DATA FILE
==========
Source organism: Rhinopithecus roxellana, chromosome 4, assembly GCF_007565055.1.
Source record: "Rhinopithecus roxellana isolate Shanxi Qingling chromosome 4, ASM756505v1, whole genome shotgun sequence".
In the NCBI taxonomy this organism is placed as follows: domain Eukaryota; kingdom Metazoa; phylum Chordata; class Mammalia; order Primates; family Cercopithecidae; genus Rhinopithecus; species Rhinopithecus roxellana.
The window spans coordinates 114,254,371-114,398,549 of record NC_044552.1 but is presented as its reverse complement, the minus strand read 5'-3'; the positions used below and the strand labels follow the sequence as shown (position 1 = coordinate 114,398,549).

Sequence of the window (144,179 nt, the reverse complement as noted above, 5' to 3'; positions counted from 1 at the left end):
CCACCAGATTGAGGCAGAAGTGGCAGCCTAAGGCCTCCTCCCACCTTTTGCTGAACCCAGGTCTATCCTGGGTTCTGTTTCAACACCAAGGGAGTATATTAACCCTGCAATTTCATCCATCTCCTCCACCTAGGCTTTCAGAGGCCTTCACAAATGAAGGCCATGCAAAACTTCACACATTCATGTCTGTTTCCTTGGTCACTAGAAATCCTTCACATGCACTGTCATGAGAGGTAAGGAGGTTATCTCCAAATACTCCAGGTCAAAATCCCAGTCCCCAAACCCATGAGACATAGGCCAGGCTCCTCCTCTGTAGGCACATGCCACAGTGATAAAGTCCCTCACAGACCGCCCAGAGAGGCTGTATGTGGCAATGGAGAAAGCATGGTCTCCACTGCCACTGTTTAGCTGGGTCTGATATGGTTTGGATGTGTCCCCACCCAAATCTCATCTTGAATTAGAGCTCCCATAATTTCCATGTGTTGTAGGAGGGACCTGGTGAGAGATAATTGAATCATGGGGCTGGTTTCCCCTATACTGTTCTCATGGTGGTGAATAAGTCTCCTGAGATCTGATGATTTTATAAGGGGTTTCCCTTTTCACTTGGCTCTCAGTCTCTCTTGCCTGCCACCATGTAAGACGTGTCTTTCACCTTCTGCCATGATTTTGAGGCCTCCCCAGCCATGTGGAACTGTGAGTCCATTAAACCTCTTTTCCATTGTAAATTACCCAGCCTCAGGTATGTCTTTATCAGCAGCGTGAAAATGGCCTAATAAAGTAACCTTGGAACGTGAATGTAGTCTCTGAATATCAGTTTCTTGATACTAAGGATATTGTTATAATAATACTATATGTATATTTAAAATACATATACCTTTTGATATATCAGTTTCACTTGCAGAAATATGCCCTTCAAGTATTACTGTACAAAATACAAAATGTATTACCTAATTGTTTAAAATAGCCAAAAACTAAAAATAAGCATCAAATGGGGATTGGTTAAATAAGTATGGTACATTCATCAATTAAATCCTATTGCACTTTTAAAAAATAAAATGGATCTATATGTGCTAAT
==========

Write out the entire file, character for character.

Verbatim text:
Source organism: Rhinopithecus roxellana, chromosome 4, assembly GCF_007565055.1.
Source record: "Rhinopithecus roxellana isolate Shanxi Qingling chromosome 4, ASM756505v1, whole genome shotgun sequence".
In the NCBI taxonomy this organism is placed as follows: domain Eukaryota; kingdom Metazoa; phylum Chordata; class Mammalia; order Primates; family Cercopithecidae; genus Rhinopithecus; species Rhinopithecus roxellana.
The window spans coordinates 114,254,371-114,398,549 of record NC_044552.1 but is presented as its reverse complement, the minus strand read 5'-3'; the positions used below and the strand labels follow the sequence as shown (position 1 = coordinate 114,398,549).

Sequence of the window (144,179 nt, the reverse complement as noted above, 5' to 3'; positions counted from 1 at the left end):
CCACCAGATTGAGGCAGAAGTGGCAGCCTAAGGCCTCCTCCCACCTTTTGCTGAACCCAGGTCTATCCTGGGTTCTGTTTCAACACCAAGGGAGTATATTAACCCTGCAATTTCATCCATCTCCTCCACCTAGGCTTTCAGAGGCCTTCACAAATGAAGGCCATGCAAAACTTCACACATTCATGTCTGTTTCCTTGGTCACTAGAAATCCTTCACATGCACTGTCATGAGAGGTAAGGAGGTTATCTCCAAATACTCCAGGTCAAAATCCCAGTCCCCAAACCCATGAGACATAGGCCAGGCTCCTCCTCTGTAGGCACATGCCACAGTGATAAAGTCCCTCACAGACCGCCCAGAGAGGCTGTATGTGGCAATGGAGAAAGCATGGTCTCCACTGCCACTGTTTAGCTGGGTCTGATATGGTTTGGATGTGTCCCCACCCAAATCTCATCTTGAATTAGAGCTCCCATAATTTCCATGTGTTGTAGGAGGGACCTGGTGAGAGATAATTGAATCATGGGGCTGGTTTCCCCTATACTGTTCTCATGGTGGTGAATAAGTCTCCTGAGATCTGATGATTTTATAAGGGGTTTCCCTTTTCACTTGGCTCTCAGTCTCTCTTGCCTGCCACCATGTAAGACGTGTCTTTCACCTTCTGCCATGATTTTGAGGCCTCCCCAGCCATGTGGAACTGTGAGTCCATTAAACCTCTTTTCCATTGTAAATTACCCAGCCTCAGGTATGTCTTTATCAGCAGCGTGAAAATGGCCTAATAAAGTAACCTTGGAACGTGAATGTAGTCTCTGAATATCAGTTTCTTGATACTAAGGATATTGTTATAATAATACTATATGTATATTTAAAATACATATACCTTTTGATATATCAGTTTCACTTGCAGAAATATGCCCTTCAAGTATTACTGTACAAAATACAAAATGTATTACCTAATTGTTTAAAATAGCCAAAAACTAAAAATAAGCATCAAATGGGGATTGGTTAAATAAGTATGGTACATTCATCAATTAAATCCTATTGCACTTTTAAAAAATAAAATGGATCTATATGTGCTAAT